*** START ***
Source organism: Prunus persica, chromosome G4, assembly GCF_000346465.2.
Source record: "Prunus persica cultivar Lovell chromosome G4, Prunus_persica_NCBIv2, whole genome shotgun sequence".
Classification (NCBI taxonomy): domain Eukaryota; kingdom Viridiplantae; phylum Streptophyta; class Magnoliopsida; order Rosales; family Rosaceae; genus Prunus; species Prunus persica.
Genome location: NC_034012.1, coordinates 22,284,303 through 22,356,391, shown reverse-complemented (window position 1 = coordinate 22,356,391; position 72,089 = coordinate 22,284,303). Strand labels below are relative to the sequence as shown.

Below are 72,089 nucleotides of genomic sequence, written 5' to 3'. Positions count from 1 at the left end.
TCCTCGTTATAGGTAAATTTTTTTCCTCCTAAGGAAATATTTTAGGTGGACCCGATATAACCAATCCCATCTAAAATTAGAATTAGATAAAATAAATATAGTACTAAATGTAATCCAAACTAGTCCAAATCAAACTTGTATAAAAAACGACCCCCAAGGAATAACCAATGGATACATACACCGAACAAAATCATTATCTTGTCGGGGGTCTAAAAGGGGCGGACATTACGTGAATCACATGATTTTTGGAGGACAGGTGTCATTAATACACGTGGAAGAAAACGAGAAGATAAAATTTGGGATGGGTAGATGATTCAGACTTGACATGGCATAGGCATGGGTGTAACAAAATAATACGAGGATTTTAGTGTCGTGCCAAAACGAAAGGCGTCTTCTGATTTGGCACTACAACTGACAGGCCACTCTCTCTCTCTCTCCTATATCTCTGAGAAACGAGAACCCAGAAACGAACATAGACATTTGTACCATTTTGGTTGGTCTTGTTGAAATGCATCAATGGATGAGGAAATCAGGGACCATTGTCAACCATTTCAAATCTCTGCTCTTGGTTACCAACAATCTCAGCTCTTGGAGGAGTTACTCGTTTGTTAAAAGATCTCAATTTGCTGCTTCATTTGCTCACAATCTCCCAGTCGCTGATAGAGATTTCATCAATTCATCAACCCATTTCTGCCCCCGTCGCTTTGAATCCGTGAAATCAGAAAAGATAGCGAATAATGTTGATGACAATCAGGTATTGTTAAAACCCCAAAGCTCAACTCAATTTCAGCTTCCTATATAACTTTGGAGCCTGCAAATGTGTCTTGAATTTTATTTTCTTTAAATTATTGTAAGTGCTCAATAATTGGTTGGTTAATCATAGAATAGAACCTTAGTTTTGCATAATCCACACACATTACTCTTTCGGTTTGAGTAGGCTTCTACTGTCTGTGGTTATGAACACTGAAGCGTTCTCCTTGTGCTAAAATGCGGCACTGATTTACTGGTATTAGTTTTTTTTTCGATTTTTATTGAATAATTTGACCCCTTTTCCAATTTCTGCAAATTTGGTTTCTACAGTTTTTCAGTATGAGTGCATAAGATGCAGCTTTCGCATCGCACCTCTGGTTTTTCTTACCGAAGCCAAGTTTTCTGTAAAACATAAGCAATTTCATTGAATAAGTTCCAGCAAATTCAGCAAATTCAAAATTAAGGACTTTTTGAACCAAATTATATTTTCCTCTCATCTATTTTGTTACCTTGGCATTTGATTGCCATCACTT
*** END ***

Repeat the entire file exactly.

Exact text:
Source organism: Prunus persica, chromosome G4, assembly GCF_000346465.2.
Source record: "Prunus persica cultivar Lovell chromosome G4, Prunus_persica_NCBIv2, whole genome shotgun sequence".
Classification (NCBI taxonomy): domain Eukaryota; kingdom Viridiplantae; phylum Streptophyta; class Magnoliopsida; order Rosales; family Rosaceae; genus Prunus; species Prunus persica.
Genome location: NC_034012.1, coordinates 22,284,303 through 22,356,391, shown reverse-complemented (window position 1 = coordinate 22,356,391; position 72,089 = coordinate 22,284,303). Strand labels below are relative to the sequence as shown.

Below are 72,089 nucleotides of genomic sequence, written 5' to 3'. Positions count from 1 at the left end.
TCCTCGTTATAGGTAAATTTTTTTCCTCCTAAGGAAATATTTTAGGTGGACCCGATATAACCAATCCCATCTAAAATTAGAATTAGATAAAATAAATATAGTACTAAATGTAATCCAAACTAGTCCAAATCAAACTTGTATAAAAAACGACCCCCAAGGAATAACCAATGGATACATACACCGAACAAAATCATTATCTTGTCGGGGGTCTAAAAGGGGCGGACATTACGTGAATCACATGATTTTTGGAGGACAGGTGTCATTAATACACGTGGAAGAAAACGAGAAGATAAAATTTGGGATGGGTAGATGATTCAGACTTGACATGGCATAGGCATGGGTGTAACAAAATAATACGAGGATTTTAGTGTCGTGCCAAAACGAAAGGCGTCTTCTGATTTGGCACTACAACTGACAGGCCACTCTCTCTCTCTCTCCTATATCTCTGAGAAACGAGAACCCAGAAACGAACATAGACATTTGTACCATTTTGGTTGGTCTTGTTGAAATGCATCAATGGATGAGGAAATCAGGGACCATTGTCAACCATTTCAAATCTCTGCTCTTGGTTACCAACAATCTCAGCTCTTGGAGGAGTTACTCGTTTGTTAAAAGATCTCAATTTGCTGCTTCATTTGCTCACAATCTCCCAGTCGCTGATAGAGATTTCATCAATTCATCAACCCATTTCTGCCCCCGTCGCTTTGAATCCGTGAAATCAGAAAAGATAGCGAATAATGTTGATGACAATCAGGTATTGTTAAAACCCCAAAGCTCAACTCAATTTCAGCTTCCTATATAACTTTGGAGCCTGCAAATGTGTCTTGAATTTTATTTTCTTTAAATTATTGTAAGTGCTCAATAATTGGTTGGTTAATCATAGAATAGAACCTTAGTTTTGCATAATCCACACACATTACTCTTTCGGTTTGAGTAGGCTTCTACTGTCTGTGGTTATGAACACTGAAGCGTTCTCCTTGTGCTAAAATGCGGCACTGATTTACTGGTATTAGTTTTTTTTTCGATTTTTATTGAATAATTTGACCCCTTTTCCAATTTCTGCAAATTTGGTTTCTACAGTTTTTCAGTATGAGTGCATAAGATGCAGCTTTCGCATCGCACCTCTGGTTTTTCTTACCGAAGCCAAGTTTTCTGTAAAACATAAGCAATTTCATTGAATAAGTTCCAGCAAATTCAGCAAATTCAAAATTAAGGACTTTTTGAACCAAATTATATTTTCCTCTCATCTATTTTGTTACCTTGGCATTTGATTGCCATCACTT